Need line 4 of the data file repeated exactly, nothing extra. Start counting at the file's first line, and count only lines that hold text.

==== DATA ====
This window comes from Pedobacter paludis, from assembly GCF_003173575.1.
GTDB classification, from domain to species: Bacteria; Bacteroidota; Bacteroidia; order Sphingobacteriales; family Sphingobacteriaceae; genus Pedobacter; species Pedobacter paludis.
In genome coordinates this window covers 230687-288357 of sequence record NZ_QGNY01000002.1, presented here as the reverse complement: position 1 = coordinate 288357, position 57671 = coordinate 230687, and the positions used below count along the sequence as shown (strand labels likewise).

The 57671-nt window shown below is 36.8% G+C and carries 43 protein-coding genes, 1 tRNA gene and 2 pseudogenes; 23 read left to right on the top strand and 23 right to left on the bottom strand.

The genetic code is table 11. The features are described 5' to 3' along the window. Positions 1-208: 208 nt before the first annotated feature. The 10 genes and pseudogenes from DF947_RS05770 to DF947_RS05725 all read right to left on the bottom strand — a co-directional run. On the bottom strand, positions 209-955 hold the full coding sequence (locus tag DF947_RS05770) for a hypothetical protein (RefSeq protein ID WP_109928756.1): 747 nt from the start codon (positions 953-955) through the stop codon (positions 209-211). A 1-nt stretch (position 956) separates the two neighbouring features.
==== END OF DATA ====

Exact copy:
The 57671-nt window shown below is 36.8% G+C and carries 43 protein-coding genes, 1 tRNA gene and 2 pseudogenes; 23 read left to right on the top strand and 23 right to left on the bottom strand.